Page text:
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Roe Davis is a man who works hard, keeps to himself, and never mixes business with pleasure — until he takes a weekend away from his new job at Nowhere Ranch and runs into the owner at the only gay bar for two hundred miles. Getting involved with the boss is a bad idea, but Travis Loving is hard to say no to, especially when it turns out their kinks line up like a pair of custom-cut rails. As Loving points out, so long as this is sex on the side, no interfering with the job, they could make it work.
The truth is, there’s good reason Roe never settles down and always spends his birthdays and holidays celebrating alone. Shut out in the cold by his family years ago, Roe survived by declaring he didn’t need a home. As his affair with Loving grows into more than just sex, Roe finds out what happens when he stays put a little bit too long: the past always catches up with you. Eventually, even a loner gets lonely, and home will grow up through whatever cracks you leave open for it — even in a place called Nowhere.
Publisher’s Note: This book contains explicit sexual content, graphic language, and situations that some readers may find objectionable: Male/male sexual practices, strong BDSM theme and elements, fetish play.
Nowhere Ranch is possibly one of my kinkiest reads this year. Plus: cowboys and a bear. And age difference. And a ranch. With cows and sheep and dogs. And ranch hands.
Yes please, thank you.
I have no idea why I waited so long to read about Roe and Travis; these two were magic together. Twenty-something Roe is a damaged soul. He’s been brainwashed into thinking he’s a sinner because of his homosexuality, so he leaves his family’s farm in Iowa (rather dramatically) and sets off on his own. He lands at Nowhere Ranch, in middle-of-nowhere Nebraska. He’s vaguely aware of the 40-something proprietor, Travis, but Roe is there strictly to do his job and nothing more.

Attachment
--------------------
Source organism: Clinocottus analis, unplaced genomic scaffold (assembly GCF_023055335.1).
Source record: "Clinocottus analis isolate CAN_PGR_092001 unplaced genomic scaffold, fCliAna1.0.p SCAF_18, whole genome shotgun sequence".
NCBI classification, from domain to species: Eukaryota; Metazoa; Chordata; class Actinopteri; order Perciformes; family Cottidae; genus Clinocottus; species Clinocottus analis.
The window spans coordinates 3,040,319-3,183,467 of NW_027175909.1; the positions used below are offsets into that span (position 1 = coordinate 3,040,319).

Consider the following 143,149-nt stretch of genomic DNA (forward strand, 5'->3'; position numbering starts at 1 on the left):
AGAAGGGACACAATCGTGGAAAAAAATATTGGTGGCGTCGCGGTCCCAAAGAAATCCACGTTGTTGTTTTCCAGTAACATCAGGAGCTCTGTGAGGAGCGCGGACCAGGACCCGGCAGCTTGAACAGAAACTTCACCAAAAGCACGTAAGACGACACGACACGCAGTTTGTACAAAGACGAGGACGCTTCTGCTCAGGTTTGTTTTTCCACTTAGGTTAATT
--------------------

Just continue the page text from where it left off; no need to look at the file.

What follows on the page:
Can you can guess what happens when Roe and Travis run into each other at the closest (two hundred miles away from the ranch) gay bar? I mean: these guys have needs, and they’re not of the vanilla variety (lucky me!).
I fully bought into Roe and Travis as a couple, and I thought they worked really well together, from ranch business to the bedroom. I loved the way they played, and I especially liked the way daddy-bear Travis took care of Roe (yum). Nowhere Ranch is told from Roe’s POV, and I appreciated that Roe did a lot of growing up at the ranch. For the first time in his life, he developed some meaningful friendships, especially with Haley, the ranch manager’s daughter.
But beyond that, I wasn’t as dazzled as I’ve been with other books by Cullinan. I didn’t think Nowhere was as polished as some of her other work, and the story felt stiff and disconnected. In the beginning, the boys were all rough and tough and roar…MINE!, but from there they became emotional and possessive (while claiming they were neither).
I guess the stiffness had to do with the POV, but it felt like there was a lot of reporting about feelings rather than letting me as the reader draw conclusions of my own. I also thought the book ended sort of dramatically and abruptly, but in a tidy fashion that closed up all the outstanding plot issues.
I did appreciate that a lot of Nowhere revolved around the topic of difficult family relationships/family acceptance, and that Roe got some resolution with some of the issues that had dogged him since his (unplanned) coming out. I enjoyed this book, and if you’re a fan of damaged cowboys and kinky, kinky dirty lovin’, I think you’ll like it, too. (Yee-haw!)